News Articles


Exploring CLOCK: Our Inner Timekeeper

CLOCK_March27.jpeg

Our cells contain tiny molecular clocks that control a multitude of physiological and behavioral processes according to the circadian rhythm. Governed by a central clock, residing in the suprachiasmic nucleus of the brain, peripheral clocks are present in almost all tissues and organs (Hastings et al., 2003). They are, though able to persist in the absence of environmental cues, driven by the 24-hour patterns of light and temperature produced by the earth´s rotation, and periodically regulate functions such as body temperature, blood pressure, circulating hormones and metabolism (Mazzoccoli et al., 2012)...Read more


Image of the month - TRIM73 unveiled in ovary

TRIM_73_higher exp.jpg

Tripartite motif-containing protein 73 (gene: TRIM73) is a protein whose expression at the protein level was unveiled only recently by a team affiliated with the Human Protein Atlas. Multiplex immunohistochemistry allowed them to confirm its cell-type specific localization in the ovary, thus significantly advancing our understanding of both TRIM73 and the ovary proteome...Read more


Image of the month - ODF4 in spermatids

ODF4_testis_700x700.jpg

How can sperm swim? The outer dense fiber of sperm tails 4 (gene: ODF4) is one of the proteins thought to be important for sperm tail movement that propels the sperm forward. Multiplex immunohistochemistry technique enabled us to examine the expression of this protein during sperm development (spermatogenesis) in more detail than ever before...Read more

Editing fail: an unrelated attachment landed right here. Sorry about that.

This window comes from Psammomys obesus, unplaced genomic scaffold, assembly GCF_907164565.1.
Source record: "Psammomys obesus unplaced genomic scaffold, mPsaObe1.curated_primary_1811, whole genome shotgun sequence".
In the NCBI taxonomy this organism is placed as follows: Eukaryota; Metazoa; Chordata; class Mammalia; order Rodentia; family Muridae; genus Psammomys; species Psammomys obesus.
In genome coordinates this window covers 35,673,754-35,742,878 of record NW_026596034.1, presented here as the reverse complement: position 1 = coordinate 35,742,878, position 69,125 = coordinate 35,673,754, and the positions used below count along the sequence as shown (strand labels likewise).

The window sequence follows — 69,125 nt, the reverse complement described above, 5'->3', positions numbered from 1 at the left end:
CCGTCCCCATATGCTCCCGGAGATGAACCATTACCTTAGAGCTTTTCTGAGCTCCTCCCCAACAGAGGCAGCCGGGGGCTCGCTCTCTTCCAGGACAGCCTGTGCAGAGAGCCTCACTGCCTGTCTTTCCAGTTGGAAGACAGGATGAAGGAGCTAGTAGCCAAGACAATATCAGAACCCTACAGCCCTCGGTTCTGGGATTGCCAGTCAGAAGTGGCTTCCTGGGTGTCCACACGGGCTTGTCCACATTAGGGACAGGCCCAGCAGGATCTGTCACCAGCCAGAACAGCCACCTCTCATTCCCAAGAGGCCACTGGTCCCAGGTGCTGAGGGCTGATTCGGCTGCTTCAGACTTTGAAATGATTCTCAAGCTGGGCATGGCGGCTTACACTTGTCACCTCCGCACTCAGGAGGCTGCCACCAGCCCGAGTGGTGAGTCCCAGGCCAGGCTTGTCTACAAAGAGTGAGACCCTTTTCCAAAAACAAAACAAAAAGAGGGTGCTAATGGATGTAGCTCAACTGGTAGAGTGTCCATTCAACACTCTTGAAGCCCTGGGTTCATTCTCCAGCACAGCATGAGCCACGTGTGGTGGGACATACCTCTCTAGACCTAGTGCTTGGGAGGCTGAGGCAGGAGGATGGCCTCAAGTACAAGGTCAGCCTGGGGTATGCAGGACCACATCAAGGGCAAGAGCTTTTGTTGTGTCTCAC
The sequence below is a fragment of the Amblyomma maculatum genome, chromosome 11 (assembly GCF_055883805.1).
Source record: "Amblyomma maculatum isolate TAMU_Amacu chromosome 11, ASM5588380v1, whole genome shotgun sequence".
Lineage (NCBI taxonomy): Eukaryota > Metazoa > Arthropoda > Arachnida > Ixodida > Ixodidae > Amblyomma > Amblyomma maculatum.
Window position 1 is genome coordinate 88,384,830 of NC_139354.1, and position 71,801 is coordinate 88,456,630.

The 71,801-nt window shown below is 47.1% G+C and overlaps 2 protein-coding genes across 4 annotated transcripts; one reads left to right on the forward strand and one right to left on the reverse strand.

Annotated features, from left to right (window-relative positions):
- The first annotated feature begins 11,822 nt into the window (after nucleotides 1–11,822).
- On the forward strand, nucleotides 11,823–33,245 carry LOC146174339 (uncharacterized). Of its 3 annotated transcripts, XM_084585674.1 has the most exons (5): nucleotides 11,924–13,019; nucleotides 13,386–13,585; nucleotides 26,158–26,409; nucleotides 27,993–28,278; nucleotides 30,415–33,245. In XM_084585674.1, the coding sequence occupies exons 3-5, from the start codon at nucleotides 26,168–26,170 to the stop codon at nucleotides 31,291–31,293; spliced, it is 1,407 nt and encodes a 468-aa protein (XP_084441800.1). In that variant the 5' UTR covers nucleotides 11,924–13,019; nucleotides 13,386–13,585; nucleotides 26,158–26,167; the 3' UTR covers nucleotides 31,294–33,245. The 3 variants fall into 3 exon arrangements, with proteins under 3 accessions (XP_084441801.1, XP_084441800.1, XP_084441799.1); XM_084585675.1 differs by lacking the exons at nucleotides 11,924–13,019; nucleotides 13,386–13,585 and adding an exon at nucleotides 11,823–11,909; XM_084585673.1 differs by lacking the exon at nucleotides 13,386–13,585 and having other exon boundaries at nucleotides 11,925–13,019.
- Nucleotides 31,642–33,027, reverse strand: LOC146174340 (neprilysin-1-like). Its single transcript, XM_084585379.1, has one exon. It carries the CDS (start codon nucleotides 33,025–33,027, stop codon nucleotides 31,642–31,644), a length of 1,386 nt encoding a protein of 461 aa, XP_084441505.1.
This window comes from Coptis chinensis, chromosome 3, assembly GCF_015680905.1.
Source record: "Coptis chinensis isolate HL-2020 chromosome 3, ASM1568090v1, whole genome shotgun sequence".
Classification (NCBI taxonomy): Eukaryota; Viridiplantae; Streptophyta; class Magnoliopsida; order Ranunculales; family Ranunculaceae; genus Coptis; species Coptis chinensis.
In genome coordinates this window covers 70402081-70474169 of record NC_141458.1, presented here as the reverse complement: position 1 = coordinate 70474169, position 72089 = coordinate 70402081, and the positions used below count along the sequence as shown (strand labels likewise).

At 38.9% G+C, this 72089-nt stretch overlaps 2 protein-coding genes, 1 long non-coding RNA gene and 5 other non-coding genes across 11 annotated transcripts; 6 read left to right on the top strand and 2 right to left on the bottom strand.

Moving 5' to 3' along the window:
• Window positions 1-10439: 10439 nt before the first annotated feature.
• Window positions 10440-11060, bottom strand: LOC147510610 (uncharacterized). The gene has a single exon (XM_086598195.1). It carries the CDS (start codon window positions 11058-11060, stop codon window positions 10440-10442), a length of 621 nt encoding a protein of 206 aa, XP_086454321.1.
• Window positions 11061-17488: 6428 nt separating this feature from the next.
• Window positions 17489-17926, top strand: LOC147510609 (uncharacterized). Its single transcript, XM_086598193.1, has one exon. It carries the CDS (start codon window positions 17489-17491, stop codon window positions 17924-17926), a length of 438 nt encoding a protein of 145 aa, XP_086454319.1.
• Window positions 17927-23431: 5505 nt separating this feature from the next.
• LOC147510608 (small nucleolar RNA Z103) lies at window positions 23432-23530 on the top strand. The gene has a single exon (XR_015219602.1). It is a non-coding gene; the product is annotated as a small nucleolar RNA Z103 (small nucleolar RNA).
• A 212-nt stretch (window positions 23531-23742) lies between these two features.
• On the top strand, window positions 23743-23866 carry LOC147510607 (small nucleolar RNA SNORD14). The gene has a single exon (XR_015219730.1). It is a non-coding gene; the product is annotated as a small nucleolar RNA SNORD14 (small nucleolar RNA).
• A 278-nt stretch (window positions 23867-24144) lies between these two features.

HSP60 - From Stress to Success

IF_IOM_FEb14.jpeg

Proper three-dimensional structure of proteins is paramount to their function, and misfolded proteins not only lead to loss of that function but to aggregates that can disrupt cellular processes. In ideal conditions, proteins fold spontaneously into their native three-dimensional structures, driven by their amino acid sequence (Ellis, 1999). However, in the crowded and stressed environment of the cell, assistance is often required to avoid misfolding and aggregation. This week we highlight heat shock protein 60 (HSP60), pictured here in the mitochondria of U2OS cells. As a member of the class 1 chaperonin family, HSP60 assists in the folding of newly translated, imported, or denatured proteins in the mitochondrial matrix, particularly under conditions of stress such as high temperatures or UV light ( Hartl, 1996)...Read more


Image of the month - PF4 in platelets

News image of the month jan 2024 PL4 small intestine 3.JPG

Platelet factor 4 (gene: PF4) is a chemokine expressed by platelets (thrombocytes) - blood cell fragments that play a key role during blood clotting. Although its normal physiological role is not completely understood, PF4 is implicated in antimicrobial activity and life-threatening thrombosis caused by adenovirus vector covid-19 vaccines...Read more